Hello! I know, it's been a while... But I have something to say:
If you have been following my art at all, you know that I like painting women: powerful, mystical and whimsical women; goddesses, witches, and otherworldly beauties. But something came to my attention recently and once I saw it, I could not unsee it.
With all my paintings lined up in front of me (or piled up, my studio has limited space) I realized how narrow an image of beauty I have been reproducing and have been complicit in perpetuating in my work. Thin. White. Able-bodied. Cisgendered. Yes, you’ve seen her before… She is in all the commercials, she saturates your Instagram feed, she is the heroine of every movie you see, and she is even celebrated through the work of the contemporary artists I admire the most. And now, look at that, she even dominates the privacy of my own creative life and expression!
It’s gross, but it’s not that surprising. Perhaps, like me, you’ve internalized her image too. It’s pretty much impossible to remain impermeable to cultural influences. We have all been socialized by a capitalist culture that tells women their bodies are ugly and disgusting just to sell them the solution. And we are all, to some extent, harmed by these narrow beauty standards. Actually, it’s hard to think of even one woman I know who does not feel weird around food and who is truly at ease in her body.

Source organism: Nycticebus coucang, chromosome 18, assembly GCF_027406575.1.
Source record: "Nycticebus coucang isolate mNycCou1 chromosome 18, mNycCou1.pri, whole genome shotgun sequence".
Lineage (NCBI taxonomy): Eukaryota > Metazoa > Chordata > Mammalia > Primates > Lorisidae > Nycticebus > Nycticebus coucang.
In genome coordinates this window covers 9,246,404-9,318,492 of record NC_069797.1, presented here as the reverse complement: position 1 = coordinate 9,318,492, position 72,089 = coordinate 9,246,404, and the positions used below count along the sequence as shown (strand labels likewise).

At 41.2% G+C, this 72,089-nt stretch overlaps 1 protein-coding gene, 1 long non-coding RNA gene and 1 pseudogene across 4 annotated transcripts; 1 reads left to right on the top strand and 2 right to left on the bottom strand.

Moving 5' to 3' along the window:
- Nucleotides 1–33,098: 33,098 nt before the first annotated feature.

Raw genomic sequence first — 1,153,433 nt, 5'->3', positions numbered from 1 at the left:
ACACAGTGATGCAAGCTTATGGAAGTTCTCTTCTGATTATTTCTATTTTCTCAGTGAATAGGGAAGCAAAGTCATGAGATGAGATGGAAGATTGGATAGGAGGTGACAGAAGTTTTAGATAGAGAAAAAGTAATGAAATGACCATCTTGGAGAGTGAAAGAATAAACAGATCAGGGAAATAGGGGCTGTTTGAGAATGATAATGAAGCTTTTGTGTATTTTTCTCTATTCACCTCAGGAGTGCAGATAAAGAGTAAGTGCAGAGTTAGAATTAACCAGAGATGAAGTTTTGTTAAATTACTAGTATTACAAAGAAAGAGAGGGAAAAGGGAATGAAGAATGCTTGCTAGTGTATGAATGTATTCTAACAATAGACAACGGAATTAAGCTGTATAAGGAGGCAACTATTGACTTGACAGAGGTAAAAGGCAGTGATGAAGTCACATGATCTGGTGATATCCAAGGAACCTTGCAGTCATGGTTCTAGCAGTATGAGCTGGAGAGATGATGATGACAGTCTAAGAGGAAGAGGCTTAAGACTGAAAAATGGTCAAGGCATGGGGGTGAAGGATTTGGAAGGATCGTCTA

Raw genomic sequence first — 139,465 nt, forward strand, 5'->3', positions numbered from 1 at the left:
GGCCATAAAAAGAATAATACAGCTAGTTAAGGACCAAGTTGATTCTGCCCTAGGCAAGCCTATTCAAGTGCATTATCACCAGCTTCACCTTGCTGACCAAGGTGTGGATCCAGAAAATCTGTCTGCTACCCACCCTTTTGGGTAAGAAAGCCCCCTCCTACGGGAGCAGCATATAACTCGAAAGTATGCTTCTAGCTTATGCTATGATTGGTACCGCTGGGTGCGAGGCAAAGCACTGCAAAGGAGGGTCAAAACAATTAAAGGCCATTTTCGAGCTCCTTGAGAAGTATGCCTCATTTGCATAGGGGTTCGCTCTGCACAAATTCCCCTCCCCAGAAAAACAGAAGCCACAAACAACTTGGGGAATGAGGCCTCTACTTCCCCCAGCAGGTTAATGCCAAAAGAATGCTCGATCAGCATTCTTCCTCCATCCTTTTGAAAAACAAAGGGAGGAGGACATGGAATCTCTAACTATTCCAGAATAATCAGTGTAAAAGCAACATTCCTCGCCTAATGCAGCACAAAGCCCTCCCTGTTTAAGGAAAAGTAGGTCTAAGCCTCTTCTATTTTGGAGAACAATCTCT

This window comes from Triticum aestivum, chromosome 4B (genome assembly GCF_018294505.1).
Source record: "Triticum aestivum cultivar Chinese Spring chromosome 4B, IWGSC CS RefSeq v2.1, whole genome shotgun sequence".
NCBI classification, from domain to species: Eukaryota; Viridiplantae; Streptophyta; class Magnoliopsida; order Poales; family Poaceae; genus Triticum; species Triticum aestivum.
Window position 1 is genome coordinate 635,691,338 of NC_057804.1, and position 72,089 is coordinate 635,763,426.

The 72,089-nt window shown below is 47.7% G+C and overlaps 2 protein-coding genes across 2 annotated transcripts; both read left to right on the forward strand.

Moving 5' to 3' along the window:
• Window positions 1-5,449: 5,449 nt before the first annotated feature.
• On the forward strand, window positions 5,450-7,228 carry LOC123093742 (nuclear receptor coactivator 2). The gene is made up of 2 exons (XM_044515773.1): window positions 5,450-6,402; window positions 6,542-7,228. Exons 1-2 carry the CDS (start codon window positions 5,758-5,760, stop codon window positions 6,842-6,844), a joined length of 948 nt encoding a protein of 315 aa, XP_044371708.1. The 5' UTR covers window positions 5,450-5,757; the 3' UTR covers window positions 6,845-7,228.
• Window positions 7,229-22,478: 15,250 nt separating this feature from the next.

What is most concerning to me is that beauty standards are never truly about physical appearance. The reason why women have been the target for beauty idolization across ages and across most cultures is embedded in The Patriarchy (organ plays, evil laugh). Conforming to cultural beauty standards is more about how we behave, how we obey. The thin ideal means that we stay hungry and you know what? Hunger sucks. Actually, Naomi Wolf states this rather powerfully in her classic book, The Beauty Myth. She explains that the caloric restriction goes beyond weight loss by resulting in "a distinctive personality whose traits are passivity, anxiety, and emotionality. It is those traits, and not thinness for its own sake, that the dominant culture wants to create in the private sense of self of recently liberated women in order to cancel out the dangers of their liberation". So yes, no kidding, hunger keeps our attention away from actualizing our true self, and getting shit done, and, oh wait, social change.
So, all this rant just to say that I gave myself the challenge to redefine and expand my own sense of beauty and painted a women of a different and more unconventional body type in all her splendor! And this is something, from now on, that I will keep doing. More body diversity in art means that more people can relate to more pieces of artworks, can see themselves reflected in it. Art should speak to all of us, be a mirror for all selves, in all shapes and forms.
Thank you for reading.
Anne-Sophie Cournoyer is an artist and illustrator of all things aethereal. She lives in Victoria, BC and this is her blog. Welcome!